Now in her late 70s, June finally reveals what the DiMaggio family knew all along: Their beloved Marilyn did not commit suicide—she was murdered. The family never discussed the subject. June’s mother went to her grave knowing the identity of Marilyn’s murderer— sharing it with no one. An article on Marilyn’s death in the December 2005 issue of Playboy included an excerpt from Marilyn, Joe & Me.
Marilyn, Joe & Me is filled with never-before-published photos that capture the essence of the people and the times: exclusive pictures of Marilyn in the production of her last film, Thes Misfits, and a treasury of DiMaggio family snapshots.
Fin de l'année 1953, Marilyn Monroe rend visite aux voisins des parents de Joe DiMaggio à San Francisco. Sur l'une des photographies, Helen, la maîtresse de maison, est assise à côté de Marilyn et la tient par le cou. Sur l'autre photographie, c'est la soeur d'Helen, Rose, venue spécialement de New York pour voir Marilyn, qui la regarde étonnemment.
Au dos de l'une des photos, Helen a écrit: "Marilyn avait une éruption cutanée sur le visage à l'époque et ne voulait pas être photographiée, mais Rose a insisté. Marilyn accepta tant que cela restait en noir et blanc".
End of the year 1953: Marilyn Monroe visits the neighbors of the Joe DiMaggio's parents in San Francisco. On the one photograph, Helen, the housewife, is sat next to Marilyn, given to her an affectionate hug. On the other photograph, that's Rose, the sister of Helen, who came specially from New York to see Marilyn, who looks at her stunningly.
On the back of the photo, Helen wrote: “Marilyn had a rash on her face at the time and didn’t want to be photographed, but Rose insisted. Marilyn agreed as long as it was black & white.”
> source: lire l'article Marilyn Monroe, Baby Sitter
copyright text by GinieLand.
Pendant le tournage de The Seven Year Itch (Sept ans de réflexion), des bruits commencent à courir à propos d'une crise conjugale au sein du couple Marilyn Monroe - Joe DiMaggio. Après un voyage d'une petite semaine à New York et Cleveland où il commentait des matchs de base-ball, Joe est de retour le 2 octobre 1954: Marilyn lui fait savoir son intention de divorcer. Elle engage l'avocat Jerry Giesler. Les médias sont vite avertis par le service publicité de la Fox et le 5 octobre, des hordes de journalistes se pressent devant la maison que Marilyn et Joe partagent au 508 North Palm Drive, à Beverly Hills.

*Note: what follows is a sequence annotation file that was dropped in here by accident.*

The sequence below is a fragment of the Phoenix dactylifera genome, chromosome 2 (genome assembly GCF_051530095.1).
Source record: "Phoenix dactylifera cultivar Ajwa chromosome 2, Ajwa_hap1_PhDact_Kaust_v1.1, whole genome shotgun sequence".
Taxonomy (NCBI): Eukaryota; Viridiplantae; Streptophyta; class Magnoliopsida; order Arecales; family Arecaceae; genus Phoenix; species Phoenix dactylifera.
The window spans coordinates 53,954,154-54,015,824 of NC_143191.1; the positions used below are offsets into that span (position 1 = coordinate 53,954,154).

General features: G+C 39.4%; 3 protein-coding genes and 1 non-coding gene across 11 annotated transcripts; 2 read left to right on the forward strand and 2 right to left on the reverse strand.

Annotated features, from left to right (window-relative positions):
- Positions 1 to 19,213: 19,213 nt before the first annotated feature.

Le 6 octobre 1954, une conférence de presse est organisée.
Le matin du 6 octobre, Joe DiMaggio quitte la maison, emportant ses affaires avec l'aide de son ami Reno Barsocchini, ancien partenaire de base-ball. Il dit aux journalistes qu'il quittait Los Angeles pour San Francisco et ne remettrait pas les pieds dans la maison que Marilyn et lui avaient loué. Mais il refuse de parler du divorce car il ne prend pas trop cette demande de divorce au sérieux et gardait sérieusement l'espoir que Marilyn change d'avis.
Les nombreux journalistes attendent ensuite la sortie de Marilyn. Presse écrite, radio, caméramen, et nombreux photographes -dont Georges Silk et Allan Grant pour Life et Bruno Bernard- se sont regroupés dans le jardin de la maison.
L'avocat de Marilyn, Jerry Giesler, sort sur le péron pour faire patienter les journalistes.
Marilyn Monroe sort enfin, accompagnée discrètement de Sidney Skolsky et cherchant le soutien de son avocat Jerry Gielser, qui livre à la presse l'annonce officielle de la demande de divorce de Marilyn contre Joe DiMaggio. Devant les photographes, Marilyn est au bord des larmes et ne prononcera pas un mot.
Jerry Giesler: "Elle n'a rien à dire si ce n'est que la demande de divorce est due à des divergences professionnelles."
Un témoin décrit la scène et l'apparition de Marilyn comme digne d'un Oscar de la meilleure comédie. Il semble que Marilyn ait orchestré son attitude d'épouse déplorée, afin de gagner la sympathie du public. Bien qu'elle était sans doute affectée par le naufrage de son mariage, elle joue un peu la comédie, feintant de pleurer en se cachant derrière un mouchoir, pour montrer au public qu'elle n'était pas l'instigatrice du différend au sein du couple (Joe aurait voulu qu'elle stoppe sa carrière et Marilyn n'était pas prête à jouer les femmes au foyer). L'attitude violente de Joe et sa jalousie excessive ne seront bien évidemment pas mentionnées aux médias.